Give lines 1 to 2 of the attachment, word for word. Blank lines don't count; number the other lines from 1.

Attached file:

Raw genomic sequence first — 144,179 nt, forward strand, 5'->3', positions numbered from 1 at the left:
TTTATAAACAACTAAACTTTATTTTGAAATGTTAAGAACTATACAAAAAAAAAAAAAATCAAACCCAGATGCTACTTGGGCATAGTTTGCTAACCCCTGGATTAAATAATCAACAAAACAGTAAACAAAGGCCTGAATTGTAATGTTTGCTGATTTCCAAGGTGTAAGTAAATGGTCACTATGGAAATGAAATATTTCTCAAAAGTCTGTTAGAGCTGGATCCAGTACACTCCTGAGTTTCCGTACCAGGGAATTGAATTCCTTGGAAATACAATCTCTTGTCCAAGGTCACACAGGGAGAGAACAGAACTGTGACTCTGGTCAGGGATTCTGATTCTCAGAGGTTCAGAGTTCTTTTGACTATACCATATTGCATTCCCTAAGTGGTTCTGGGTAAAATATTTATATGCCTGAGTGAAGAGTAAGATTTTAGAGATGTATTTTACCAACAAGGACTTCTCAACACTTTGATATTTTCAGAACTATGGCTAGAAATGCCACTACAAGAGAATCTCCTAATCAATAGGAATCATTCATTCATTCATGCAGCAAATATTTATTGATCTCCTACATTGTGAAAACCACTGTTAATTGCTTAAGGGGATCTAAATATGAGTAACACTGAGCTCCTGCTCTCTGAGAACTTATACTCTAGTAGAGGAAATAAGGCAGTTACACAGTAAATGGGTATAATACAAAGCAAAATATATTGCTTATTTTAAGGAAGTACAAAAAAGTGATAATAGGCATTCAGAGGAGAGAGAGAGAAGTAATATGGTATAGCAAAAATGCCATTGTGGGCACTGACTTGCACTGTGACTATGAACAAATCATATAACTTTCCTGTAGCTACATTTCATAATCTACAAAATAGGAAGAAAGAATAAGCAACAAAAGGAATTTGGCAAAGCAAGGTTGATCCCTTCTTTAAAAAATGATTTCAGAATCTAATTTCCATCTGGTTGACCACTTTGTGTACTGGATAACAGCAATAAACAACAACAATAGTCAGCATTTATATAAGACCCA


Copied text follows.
Raw genomic sequence first — 144,179 nt, forward strand, 5'->3', positions numbered from 1 at the left:
TTTATAAACAACTAAACTTTATTTTGAAATGTTAAGAACTATACAAAAAAAAAAAAAATCAAACCCAGATGCTACTTGGGCATAGTTTGCTAACCCCTGGATTAAATAATCAACAAAACAGTAAACAAAGGCCTGAATTGTAATGTTTGCTGATTTCCAAGGTGTAAGTAAATGGTCACTATGGAAATGAAATATTTCTCAAAAGTCTGTTAGAGCTGGATCCAGTACACTCCTGAGTTTCCGTACCAGGGAATTGAATTCCTTGGAAATACAATCTCTTGTCCAAGGTCACACAGGGAGAGAACAGAACTGTGACTCTGGTCAGGGATTCTGATTCTCAGAGGTTCAGAGTTCTTTTGACTATACCATATTGCATTCCCTAAGTGGTTCTGGGTAAAATATTTATATGCCTGAGTGAAGAGTAAGATTTTAGAGATGTATTTTACCAACAAGGACTTCTCAACACTTTGATATTTTCAGAACTATGGCTAGAAATGCCACTACAAGAGAATCTCCTAATCAATAGGAATCATTCATTCATTCATGCAGCAAATATTTATTGATCTCCTACATTGTGAAAACCACTGTTAATTGCTTAAGGGGATCTAAATATGAGTAACACTGAGCTCCTGCTCTCTGAGAACTTATACTCTAGTAGAGGAAATAAGGCAGTTACACAGTAAATGGGTATAATACAAAGCAAAATATATTGCTTATTTTAAGGAAGTACAAAAAAGTGATAATAGGCATTCAGAGGAGAGAGAGAGAAGTAATATGGTATAGCAAAAATGCCATTGTGGGCACTGACTTGCACTGTGACTATGAACAAATCATATAACTTTCCTGTAGCTACATTTCATAATCTACAAAATAGGAAGAAAGAATAAGCAACAAAAGGAATTTGGCAAAGCAAGGTTGATCCCTTCTTTAAAAAATGATTTCAGAATCTAATTTCCATCTGGTTGACCACTTTGTGTACTGGATAACAGCAATAAACAACAACAATAGTCAGCATTTATATAAGACCCA